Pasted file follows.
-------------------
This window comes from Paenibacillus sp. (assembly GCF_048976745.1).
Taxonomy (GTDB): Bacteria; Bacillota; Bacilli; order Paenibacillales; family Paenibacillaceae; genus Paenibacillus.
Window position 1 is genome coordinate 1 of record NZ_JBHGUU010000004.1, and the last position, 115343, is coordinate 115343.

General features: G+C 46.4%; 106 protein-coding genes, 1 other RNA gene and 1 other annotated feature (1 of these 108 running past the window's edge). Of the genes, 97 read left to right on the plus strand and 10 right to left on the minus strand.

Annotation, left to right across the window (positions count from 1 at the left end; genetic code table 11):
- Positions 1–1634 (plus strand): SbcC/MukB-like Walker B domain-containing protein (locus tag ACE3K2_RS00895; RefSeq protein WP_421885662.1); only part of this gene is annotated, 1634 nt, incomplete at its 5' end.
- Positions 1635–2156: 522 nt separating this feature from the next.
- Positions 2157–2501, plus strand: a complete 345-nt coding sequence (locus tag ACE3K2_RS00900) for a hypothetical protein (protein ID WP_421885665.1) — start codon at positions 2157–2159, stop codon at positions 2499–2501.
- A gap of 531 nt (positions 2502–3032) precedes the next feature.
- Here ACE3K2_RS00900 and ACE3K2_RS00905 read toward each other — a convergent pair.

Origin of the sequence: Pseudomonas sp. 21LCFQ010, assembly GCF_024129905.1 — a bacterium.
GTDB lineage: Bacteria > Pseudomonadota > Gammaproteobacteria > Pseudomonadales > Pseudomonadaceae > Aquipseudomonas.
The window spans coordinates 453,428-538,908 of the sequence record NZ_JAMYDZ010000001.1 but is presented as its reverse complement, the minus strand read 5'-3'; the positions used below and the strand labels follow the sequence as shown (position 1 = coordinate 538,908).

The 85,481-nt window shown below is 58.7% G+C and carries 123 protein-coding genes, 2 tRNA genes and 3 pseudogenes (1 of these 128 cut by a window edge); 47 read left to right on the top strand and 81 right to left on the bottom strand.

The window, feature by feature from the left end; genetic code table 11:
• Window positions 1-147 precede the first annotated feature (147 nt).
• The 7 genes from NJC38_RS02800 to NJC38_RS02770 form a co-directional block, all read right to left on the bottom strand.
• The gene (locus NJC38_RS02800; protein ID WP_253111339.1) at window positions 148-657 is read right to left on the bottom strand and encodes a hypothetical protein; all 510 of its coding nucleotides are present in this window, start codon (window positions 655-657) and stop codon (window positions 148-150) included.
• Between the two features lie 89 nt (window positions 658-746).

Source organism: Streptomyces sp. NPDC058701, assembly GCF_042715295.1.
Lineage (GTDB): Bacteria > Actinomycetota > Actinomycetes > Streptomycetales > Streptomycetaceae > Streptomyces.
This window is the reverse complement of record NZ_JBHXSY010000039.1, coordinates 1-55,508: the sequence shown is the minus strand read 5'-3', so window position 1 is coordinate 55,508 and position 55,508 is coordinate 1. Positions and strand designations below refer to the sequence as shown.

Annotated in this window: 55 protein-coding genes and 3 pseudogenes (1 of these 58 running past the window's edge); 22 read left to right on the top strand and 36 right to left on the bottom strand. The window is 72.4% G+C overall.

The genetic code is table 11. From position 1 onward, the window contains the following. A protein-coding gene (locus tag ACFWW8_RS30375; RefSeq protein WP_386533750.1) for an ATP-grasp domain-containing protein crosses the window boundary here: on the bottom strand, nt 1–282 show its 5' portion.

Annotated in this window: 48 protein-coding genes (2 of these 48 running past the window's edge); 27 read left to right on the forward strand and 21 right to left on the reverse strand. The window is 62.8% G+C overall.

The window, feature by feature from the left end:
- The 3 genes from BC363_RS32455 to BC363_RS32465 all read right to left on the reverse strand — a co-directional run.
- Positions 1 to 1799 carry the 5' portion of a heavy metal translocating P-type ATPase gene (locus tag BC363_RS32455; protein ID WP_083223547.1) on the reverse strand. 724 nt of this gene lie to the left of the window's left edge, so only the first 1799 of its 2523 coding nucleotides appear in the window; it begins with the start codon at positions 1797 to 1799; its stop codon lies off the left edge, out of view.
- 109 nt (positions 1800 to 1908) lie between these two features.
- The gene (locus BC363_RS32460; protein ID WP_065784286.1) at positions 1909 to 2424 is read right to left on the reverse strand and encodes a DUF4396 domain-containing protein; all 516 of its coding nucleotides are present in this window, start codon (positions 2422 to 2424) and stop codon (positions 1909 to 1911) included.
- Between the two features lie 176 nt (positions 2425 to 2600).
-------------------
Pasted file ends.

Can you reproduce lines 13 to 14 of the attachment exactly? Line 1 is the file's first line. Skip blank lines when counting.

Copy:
The window spans coordinates 453,428-538,908 of the sequence record NZ_JAMYDZ010000001.1 but is presented as its reverse complement, the minus strand read 5'-3'; the positions used below and the strand labels follow the sequence as shown (position 1 = coordinate 538,908).

The 85,481-nt window shown below is 58.7% G+C and carries 123 protein-coding genes, 2 tRNA genes and 3 pseudogenes (1 of these 128 cut by a window edge); 47 read left to right on the top strand and 81 right to left on the bottom strand.